January 28, 2008

A preview of how limited access might affect three fisheries


Information on how limited access privilege programs might work in the state was on the agenda when the North Carolina Marine Fisheries Commission (MFC) met in Carolina Beach earlier this month.

Limited access privilege programs (LAPPs) are not used to manage North Carolina fisheries now, but commissioners are exploring whether the programs should be added to the harvest limits, trip limits, seasons, size limits, and gear restrictions currently in the management toolbox.

In LAPPs, the total annual harvest quota for a fishery is divided into shares that are assigned to qualifying fishermen.  Fishermen can either fish the shares, or sell or trade them to other fishermen. 

How many shares a fisherman receives is usually determined by past catches – fishermen who landed more fish are allocated more shares – but state fisheries officials have said other criteria could be used.      

“The standards for deciding how the initial quota shares are made in a fishery is very sensitive,” said Scott Crosson, socioeconomics program manager with the North Carolina Division of Marine Fisheries (DMF), who was slated to present information on LAPPs at the meeting.

Using license and landings data, Crosson ran projections on how participation in the king mackerel, striped bass, and southern flounder fisheries might change under limited access programs.

In 2006, the king mackerel fishery in the state was valued at $2.1 million, and the ex-vessel price, or the price paid to fishermen, averaged $1.76 per pound.

DMF data shows that 911 individuals participated in the fishery between 2002 and 2006.

Most mackerel are caught in offshore federal waters, and fishermen harvesting the fish in commercial quantities must have a permit from the South Atlantic Fishery Management Council (SAFMC), one of the eight regional councils that develop management plans for fisheries in federal waters.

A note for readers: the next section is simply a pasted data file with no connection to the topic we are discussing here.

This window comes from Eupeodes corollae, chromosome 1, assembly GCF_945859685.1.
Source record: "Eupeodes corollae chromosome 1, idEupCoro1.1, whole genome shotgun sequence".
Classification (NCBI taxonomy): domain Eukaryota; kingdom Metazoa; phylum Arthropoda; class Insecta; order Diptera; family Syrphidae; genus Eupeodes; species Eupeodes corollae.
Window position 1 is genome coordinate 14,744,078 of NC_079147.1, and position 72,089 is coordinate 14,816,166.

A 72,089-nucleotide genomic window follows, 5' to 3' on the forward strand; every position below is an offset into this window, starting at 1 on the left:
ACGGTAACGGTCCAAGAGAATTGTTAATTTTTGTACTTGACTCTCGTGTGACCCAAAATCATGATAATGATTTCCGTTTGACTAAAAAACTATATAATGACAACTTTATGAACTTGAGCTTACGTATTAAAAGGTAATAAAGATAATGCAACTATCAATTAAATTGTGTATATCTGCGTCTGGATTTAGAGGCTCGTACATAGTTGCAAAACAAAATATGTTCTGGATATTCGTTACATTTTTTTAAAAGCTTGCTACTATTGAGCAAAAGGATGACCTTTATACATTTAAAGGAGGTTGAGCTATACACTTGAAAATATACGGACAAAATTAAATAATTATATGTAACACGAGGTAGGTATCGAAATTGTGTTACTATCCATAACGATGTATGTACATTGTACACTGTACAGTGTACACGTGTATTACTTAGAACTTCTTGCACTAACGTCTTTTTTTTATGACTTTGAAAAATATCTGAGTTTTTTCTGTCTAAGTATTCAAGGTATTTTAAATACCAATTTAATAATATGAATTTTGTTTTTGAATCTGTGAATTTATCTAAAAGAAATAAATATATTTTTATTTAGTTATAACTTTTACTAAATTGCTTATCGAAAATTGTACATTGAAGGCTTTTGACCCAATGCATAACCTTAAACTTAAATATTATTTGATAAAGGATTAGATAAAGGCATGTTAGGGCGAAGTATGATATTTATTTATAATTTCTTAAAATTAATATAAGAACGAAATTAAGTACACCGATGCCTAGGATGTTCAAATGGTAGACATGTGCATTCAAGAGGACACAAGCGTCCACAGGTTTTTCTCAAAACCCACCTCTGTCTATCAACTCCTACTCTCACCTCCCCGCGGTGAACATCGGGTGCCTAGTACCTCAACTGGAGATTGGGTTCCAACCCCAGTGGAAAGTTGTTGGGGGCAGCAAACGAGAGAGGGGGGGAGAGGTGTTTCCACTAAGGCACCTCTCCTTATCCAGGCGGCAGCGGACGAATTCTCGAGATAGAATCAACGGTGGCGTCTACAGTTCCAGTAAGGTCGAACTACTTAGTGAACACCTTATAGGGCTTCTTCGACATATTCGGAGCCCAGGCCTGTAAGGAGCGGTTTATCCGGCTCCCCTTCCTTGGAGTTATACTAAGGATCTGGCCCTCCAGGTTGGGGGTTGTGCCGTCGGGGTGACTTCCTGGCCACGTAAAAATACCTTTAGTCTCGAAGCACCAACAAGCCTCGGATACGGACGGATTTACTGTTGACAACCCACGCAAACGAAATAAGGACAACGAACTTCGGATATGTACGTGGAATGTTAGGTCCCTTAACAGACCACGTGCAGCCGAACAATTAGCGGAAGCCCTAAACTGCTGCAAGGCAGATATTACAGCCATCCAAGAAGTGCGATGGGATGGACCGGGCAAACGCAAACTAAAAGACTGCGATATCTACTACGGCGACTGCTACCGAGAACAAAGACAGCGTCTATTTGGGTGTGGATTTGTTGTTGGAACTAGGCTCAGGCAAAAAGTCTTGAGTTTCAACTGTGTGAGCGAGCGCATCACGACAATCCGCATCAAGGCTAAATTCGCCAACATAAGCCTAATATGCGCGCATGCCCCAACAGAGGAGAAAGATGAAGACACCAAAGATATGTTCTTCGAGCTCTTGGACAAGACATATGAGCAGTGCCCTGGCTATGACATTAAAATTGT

“Only 164 of the 911 participants in the king mackerel fishery had permits,” Crosson explained.

Fishermen without permits can land no more than three mackerel per day, the recreational bag limit.   If they have a North Carolina commercial fishing license, however, they can sell their fish to a seafood dealer, and the fish are counted against the annual commercial fishing quota set by the South Atlantic council.

“Almost every county in the state has fishermen with commercial king mackerel landings.  It’s probably likely that most fishermen from many of those inland counties are paying fuel costs and funding their hobby with that income, not trying to make a living,” Crosson said.

With the SAFMC warning that king mackerel harvest reductions could be on the horizon, some managers and commercial fishermen would like to see a prohibition on the sale of fish caught by recreational fishermen.

“The flip side of that is that some (fish) dealers in the southern coastal area depend on the sale of fish caught by non-permitted fishermen,” Crosson said.

DMF data shows that only 25 of the 157 New Hanover County fishermen and 18 of the 165 Carteret County fishermen who sold mackerel had federal permits.  

The largest number of fishermen with mackerel permits live in Dare County.

Crosson wasn’t certain that the MFC could restrict participation to permitted fishermen without legislative approval.

Participation would also be reduced if the SAFMC developed a LAPP for the fishery, or if the SAFMC authorized a state-by-state allocation of the South Atlantic commercial quota and NC then developed a LAPP.   

Crosson considered the impact of a limited access privilege program for the ocean striped bass fishery.

The fishery operates under a 480,480 pound commercial quota authorized by the Atlantic State Marine Fisheries Commission.  The overall quota is then divided among the three types of gear used in the fishery – beach seines, gill nets, and trawls.

From 2002 through 2006, 1,077 individuals participated in the fishery.  Individual landings were low because of low daily catch limits and seasons that in some cases lasted just two or three days.

“A huge number of fishermen would get quota shares initially,” Crosson said.

A LAPP could eliminate the derby-style fishing that has characterized the fishery and prevent overages by gear sectors, he explained.

Crosson said that a LAPP for the $4.8 million southern flounder might not be practical because there is no overall harvest quota.

“Bycatch could also become a big problem, like in the Gulf of Mexico red snapper fishery,” said Crosson.

A red snapper LAPP was implemented in the Gulf last year. One consequence has been that grouper fishermen who don’t have red snapper quota shares must throw back any snapper they catch while fishing for grouper.

“In some cases, it’s hard to piecemeal manage with a LAPP for just one species,” said Crosson.

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